Friday, August 21, 2009

Green Chili-Chicken Casserole

This weekend and next weekend are the Green Hatch Chili festivals in various cities around the Southwest. Being a devoted fan of all things green chili, I thought I'd share this delectable recipe I made this week from fresh green chilies (!). Folks, I assure you there is nothing better than a meal with green chilies in it. find something better - I dare you.

Oh, and as a bonus it's fairly low in calories too! Can this meal get any better? Me thinks not. One serving has only 335 calories. I double dare you to only eat one serving.

Green Chile-Chicken Casserole

If you assemble the casserole the day before, cover with cooking spray-coated foil. When ready to serve the make-ahead, chilled dish, bake 1 hour; then uncover and bake an additional 30 minutes or until the cheese is bubbly and browning."

1/3 cups fat-free, less-sodium chicken broth
1 cup canned chopped green chiles, drained
1 cup chopped onion
1 cup fat-free sour cream
3/4 teaspoon salt
1/2 teaspoon ground cumin
1/2 teaspoon freshly ground black pepper
2 (10 1/2-ounce) cans condensed 98% fat-free cream of chicken soup, undiluted (such as Campbell's)
1 garlic clove, minced
Cooking spray
24 (6-inch) corn tortillas
4 cups shredded cooked chicken breast (about 1 pound)
2 cups (8 ounces) finely shredded sharp cheddar cheese

Preheat oven to 350°.

Combine the first 9 ingredients in a large saucepan, stirring with a whisk. Bring to a boil, stirring constantly. Remove from heat.

Spread 1 cup soup mixture in a 13 x 9-inch baking dish coated with cooking spray. Arrange 6 tortillas over the soup mixture, and top with 1 cup chicken and 1/2 cup cheese. Repeat layers, ending with the cheese. Spread remaining soup mixture over cheese. Bake at 350° for 30 minutes or until bubbly.

Yield: 12 servings (serving size: about 3/4 cup)

CALORIES 335 (29% from fat); FAT 10.8g (sat 5.9g,mono 2.7g,poly 1.2g); IRON 1.5mg; CHOLESTEROL 66mg; CALCIUM 270mg; CARBOHYDRATE 34.3g; SODIUM 693mg; PROTEIN 23.9g; FIBER 3.2g

Cooking Light, NOVEMBER 2003

Tuesday, August 18, 2009

Snooze Silently or Be Scared

I am going to cut and paste this article in whole because I know a LOT, and I mean a LOT, of people that snore. This is really scary stuff people. If you or someone you love has a snoring or sleep apnea problem, please discuss this with your doctor.

Snoring is more than loud, it's a sign of a health risk
Interrupted breathing during sleep, depriving body of oxygen, increases chances for dying
By Stephanie Desmon
August 18, 2009

Severe nightly episodes of interrupted breathing during sleep - commonly known as sleep apnea - double the risk of death for middle-age men, according to a new study being called the largest ever conducted on the disorder.

Even men with moderate sleep apnea - anywhere from 15 to 30 instances of oxygen deprivation per hour - appear to be 45 percent more likely to die from any cause than those who have no nighttime breathing problems.

As many as one in four men is believed to suffer from sleep apnea, researchers said, and many with less severe apnea may not even know they have it, even though it can dangerously decrease the oxygen in their bloodstream. Sleep apnea - typically characterized by loud snoring - is believed to be a growing problem, since it is often linked to obesity, which has become an epidemic in the United States. Women also are affected by the disorder, but to a lesser degree.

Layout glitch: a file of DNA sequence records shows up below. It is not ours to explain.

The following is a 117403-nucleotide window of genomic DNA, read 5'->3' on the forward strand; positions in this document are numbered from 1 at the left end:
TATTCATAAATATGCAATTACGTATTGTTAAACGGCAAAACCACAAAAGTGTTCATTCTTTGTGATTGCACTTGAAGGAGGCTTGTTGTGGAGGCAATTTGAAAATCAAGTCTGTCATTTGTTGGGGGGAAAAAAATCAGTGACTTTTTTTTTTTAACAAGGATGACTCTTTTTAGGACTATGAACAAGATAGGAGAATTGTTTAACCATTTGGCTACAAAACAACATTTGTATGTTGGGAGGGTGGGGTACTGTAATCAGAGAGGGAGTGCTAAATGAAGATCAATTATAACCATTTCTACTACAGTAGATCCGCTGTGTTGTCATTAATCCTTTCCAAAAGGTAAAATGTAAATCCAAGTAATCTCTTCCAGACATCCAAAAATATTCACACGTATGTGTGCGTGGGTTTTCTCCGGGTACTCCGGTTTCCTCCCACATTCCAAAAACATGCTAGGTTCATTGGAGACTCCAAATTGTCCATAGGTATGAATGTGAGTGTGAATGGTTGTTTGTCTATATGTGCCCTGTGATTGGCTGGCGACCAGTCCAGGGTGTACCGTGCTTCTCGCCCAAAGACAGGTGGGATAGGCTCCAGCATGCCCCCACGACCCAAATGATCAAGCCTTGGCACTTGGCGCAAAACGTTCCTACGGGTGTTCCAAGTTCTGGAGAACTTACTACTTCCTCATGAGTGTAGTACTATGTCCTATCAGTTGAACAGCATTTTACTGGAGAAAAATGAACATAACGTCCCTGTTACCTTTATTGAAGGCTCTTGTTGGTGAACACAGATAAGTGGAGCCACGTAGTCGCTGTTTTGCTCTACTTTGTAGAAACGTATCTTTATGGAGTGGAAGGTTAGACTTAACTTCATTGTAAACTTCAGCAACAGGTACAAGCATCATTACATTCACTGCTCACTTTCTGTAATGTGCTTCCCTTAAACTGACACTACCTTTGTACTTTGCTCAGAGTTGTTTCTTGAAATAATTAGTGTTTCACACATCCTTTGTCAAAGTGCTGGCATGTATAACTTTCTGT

"This is a bad disorder that not only affects your lifestyle in the short term, but your life span in the long term as well," said Dr. David Schulman, director of the sleep laboratory at Emory University Hospital in Atlanta, who was not involved in the study. "People with sleep apnea today are more likely to die tomorrow."

The study, led by Johns Hopkins pulmonologist Dr. Naresh M. Punjabi, is being published online today in the Public Library of Science, Medicine. Small studies and anecdotal reports have long hinted at the connection between sleep problems and death, especially from heart disease, but this is the first large research study to make the link.

This study, part of the Sleep Heart Health Study, involved 6,441 men and women between the ages of 40 and 70. They have been followed for more than eight years. Some had sleep apnea; some did not. Many identified themselves as snorers - a major symptom of the disorder. More than 1,000 participants died since the study began.

Men with apnea were more likely to die regardless of age, gender, race, weight or whether they were a current or former smoker, or had other medical conditions such as high blood pressure, heart disease or diabetes, the study found.

Punjabi said the study shows that the majority of deaths aren't the result of the daytime drowsiness that is a hallmark of sleep apnea, the result of night after night of interrupted sleep.

Losing oxygen
A major culprit appears to be repeated episodes of apnea and the resulting oxygen deprivation, during which blood oxygen levels drop below 90 percent. If the heart doesn't get enough oxygen, it doesn't pump very well. As few as 11 minutes a night spent essentially holding one's breath - 2 percent of an average night's sleep of seven hours - caused the risk of death to double, Punjabi found.